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Rockland to return foreclosed garage to former owner

By Stephen Betts | Oct 30, 2020
Photo by: Stephen Betts 59 Camden St. in Rockland

Rockland — The Rockland City Council will vote next month on whether to return a former longtime garage to its former owner, who lost it for not paying his sewer fees.

The proposal to issue a quit claim deed to Rockland Plaza LLC and its principal owner, Mark Patel of Biddeford, will be voted Nov. 9.

City Manager Tom Luttrell said the former owner will need repay the city for two years of property taxes owed at the time of the foreclosure in 2016 in order to get back the property. The proposed agreement calls for him to pay the city $8,544 in property taxes, interests, and charges.

The city manager said he wants to get the property back on the tax rolls.

If the former owner does not agree to the terms after 30 days, the city would seek to sell its interests.

There is considerable interest by people in acquiring the property, and the manager said the city is encouraging its former owner to sell the property so it can be developed.

The property is at the intersection of Camden Street and Maverick Street.

The City Council held a closed-door session Oct. 5 to get advice from its attorney on the status of the property and whether the city can put it up for sale. State law allows government bodies to receive legal advice in private if they choose.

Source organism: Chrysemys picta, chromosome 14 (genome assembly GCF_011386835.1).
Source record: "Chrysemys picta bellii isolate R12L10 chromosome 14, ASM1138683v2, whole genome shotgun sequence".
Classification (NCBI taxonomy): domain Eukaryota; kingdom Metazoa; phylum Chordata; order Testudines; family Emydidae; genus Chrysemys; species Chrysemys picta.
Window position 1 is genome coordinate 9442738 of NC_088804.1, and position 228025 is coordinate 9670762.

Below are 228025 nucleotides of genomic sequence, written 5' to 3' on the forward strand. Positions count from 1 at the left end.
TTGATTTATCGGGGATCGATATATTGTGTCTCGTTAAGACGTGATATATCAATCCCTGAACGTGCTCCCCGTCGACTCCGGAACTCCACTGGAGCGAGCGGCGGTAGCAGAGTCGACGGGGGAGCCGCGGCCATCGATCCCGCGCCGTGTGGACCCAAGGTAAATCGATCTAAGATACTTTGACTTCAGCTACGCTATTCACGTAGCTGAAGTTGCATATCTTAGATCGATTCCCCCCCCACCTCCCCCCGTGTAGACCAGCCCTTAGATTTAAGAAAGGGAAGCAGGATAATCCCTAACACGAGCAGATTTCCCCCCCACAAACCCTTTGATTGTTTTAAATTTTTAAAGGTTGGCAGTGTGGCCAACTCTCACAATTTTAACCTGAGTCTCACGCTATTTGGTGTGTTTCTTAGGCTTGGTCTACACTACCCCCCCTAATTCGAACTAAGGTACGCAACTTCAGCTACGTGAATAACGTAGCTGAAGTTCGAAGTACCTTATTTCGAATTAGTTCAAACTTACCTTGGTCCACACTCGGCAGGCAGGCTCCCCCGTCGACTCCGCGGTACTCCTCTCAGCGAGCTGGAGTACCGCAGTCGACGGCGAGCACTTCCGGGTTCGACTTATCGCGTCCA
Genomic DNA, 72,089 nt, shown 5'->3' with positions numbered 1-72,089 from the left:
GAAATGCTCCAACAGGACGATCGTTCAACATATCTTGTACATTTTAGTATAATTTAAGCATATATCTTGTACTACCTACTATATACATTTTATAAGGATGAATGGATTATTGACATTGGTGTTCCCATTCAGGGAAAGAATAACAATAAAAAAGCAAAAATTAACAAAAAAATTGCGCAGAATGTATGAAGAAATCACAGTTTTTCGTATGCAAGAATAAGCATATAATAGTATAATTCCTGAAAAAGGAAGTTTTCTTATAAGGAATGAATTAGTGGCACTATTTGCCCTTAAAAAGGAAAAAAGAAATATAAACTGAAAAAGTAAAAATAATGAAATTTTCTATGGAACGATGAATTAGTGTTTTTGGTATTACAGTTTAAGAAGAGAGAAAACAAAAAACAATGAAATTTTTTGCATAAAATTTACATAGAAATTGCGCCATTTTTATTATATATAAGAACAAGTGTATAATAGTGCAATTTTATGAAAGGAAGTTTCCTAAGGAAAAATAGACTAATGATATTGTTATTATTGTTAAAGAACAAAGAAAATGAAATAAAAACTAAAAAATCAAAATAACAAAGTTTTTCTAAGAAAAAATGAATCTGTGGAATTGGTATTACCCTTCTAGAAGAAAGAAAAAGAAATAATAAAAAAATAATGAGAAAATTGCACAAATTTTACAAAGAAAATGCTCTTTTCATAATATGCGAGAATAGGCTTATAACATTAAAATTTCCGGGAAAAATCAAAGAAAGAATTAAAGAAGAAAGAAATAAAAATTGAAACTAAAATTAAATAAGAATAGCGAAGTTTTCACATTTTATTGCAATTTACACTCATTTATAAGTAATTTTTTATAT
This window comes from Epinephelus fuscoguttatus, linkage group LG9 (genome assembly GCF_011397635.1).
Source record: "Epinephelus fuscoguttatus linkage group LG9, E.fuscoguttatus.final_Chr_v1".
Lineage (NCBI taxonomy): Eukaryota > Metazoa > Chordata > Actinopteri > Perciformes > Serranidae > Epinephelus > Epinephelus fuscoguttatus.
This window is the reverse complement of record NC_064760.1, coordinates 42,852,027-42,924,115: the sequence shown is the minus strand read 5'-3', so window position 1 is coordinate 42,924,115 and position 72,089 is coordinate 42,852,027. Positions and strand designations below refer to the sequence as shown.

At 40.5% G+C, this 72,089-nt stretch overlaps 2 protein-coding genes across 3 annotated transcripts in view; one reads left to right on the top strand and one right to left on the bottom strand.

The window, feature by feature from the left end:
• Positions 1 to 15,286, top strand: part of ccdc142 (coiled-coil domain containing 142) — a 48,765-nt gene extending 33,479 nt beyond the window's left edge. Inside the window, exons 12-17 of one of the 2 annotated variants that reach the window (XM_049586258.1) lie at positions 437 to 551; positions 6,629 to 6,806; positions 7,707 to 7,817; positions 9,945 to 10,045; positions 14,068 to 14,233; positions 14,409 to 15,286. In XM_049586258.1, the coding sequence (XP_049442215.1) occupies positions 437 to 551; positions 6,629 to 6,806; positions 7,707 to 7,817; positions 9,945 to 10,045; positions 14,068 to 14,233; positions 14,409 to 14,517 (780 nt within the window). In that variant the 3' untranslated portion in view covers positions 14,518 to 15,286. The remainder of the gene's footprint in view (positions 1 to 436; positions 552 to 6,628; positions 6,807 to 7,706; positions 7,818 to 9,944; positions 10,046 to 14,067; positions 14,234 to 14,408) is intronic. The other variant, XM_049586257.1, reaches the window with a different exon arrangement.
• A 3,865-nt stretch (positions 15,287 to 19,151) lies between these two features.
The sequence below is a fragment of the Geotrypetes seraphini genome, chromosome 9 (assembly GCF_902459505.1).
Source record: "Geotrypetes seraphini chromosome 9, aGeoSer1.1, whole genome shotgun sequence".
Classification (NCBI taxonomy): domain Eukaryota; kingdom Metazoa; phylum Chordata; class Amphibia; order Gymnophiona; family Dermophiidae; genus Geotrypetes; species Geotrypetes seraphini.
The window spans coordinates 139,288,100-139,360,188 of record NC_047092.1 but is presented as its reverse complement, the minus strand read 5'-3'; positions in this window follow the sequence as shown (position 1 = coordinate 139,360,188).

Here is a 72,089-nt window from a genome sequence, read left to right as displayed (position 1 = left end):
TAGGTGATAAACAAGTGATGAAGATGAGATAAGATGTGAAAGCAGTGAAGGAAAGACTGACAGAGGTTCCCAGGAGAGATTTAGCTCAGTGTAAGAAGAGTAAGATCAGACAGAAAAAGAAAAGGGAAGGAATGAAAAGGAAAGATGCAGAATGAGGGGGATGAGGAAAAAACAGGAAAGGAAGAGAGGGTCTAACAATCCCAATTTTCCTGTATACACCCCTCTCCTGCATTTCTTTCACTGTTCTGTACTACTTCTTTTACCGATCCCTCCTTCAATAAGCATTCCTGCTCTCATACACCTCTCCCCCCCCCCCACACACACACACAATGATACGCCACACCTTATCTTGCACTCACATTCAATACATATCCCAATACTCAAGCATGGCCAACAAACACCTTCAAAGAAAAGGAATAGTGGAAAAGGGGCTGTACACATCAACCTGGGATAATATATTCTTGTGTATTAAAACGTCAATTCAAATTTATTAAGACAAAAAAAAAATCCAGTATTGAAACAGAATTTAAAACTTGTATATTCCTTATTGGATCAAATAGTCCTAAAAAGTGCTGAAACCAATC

Rockland became the owner of 59 Camden St. in 2016 when a lien foreclosure occurred. The foreclosure was the result of the former owner not paying his sewer fees for more than two years despite repeated notices and warnings sent to the corporation.

The city put the property up for sale shortly after Rockland acquired it and received two bids, including one from Rockland Plaza. Patel's attorney, Harry Center II of Biddeford, said in a 2017 letter that Patel maintained he was still the rightful owner.

The property is assessed at $247,900.

The property was the location of the Harry French automobile repair shop at the busy intersection of Camden and Maverick streets. The site has been vacant for more than 11 years.

The lot was also the subject of an environmental cleanup in 2010 because of spillage from fuel tanks.

The building, built around 1928, sits on slightly less than a fifth of an acre.

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Comments (3)
Posted by: Stephen K Carroll | Oct 31, 2020 09:27

The city is perfectly willing to offer a program for homeowners to delay payment of taxes until the property is sold, yet spends thousands on legal fees defending their right to collect overdue sewer fess (most likely amounting to less than a few hundred dollars).  One has to question if the inmates are running the asylum.



Posted by: Kathryn Fogg | Oct 30, 2020 23:07

Originally sewer fees were based upon the amount of water used. A vacant building could not have used much of either but the possibilty that it could be used is costly to an owner.  If the City retained  the building, it is likely it would have to pay for the toxic cleanup. Rather a hot potato.



Posted by: Francis Mazzeo, Jr. | Oct 30, 2020 17:21

How many chances does this deadbeat deserve? What's changed since the last time the City rattled his cage?



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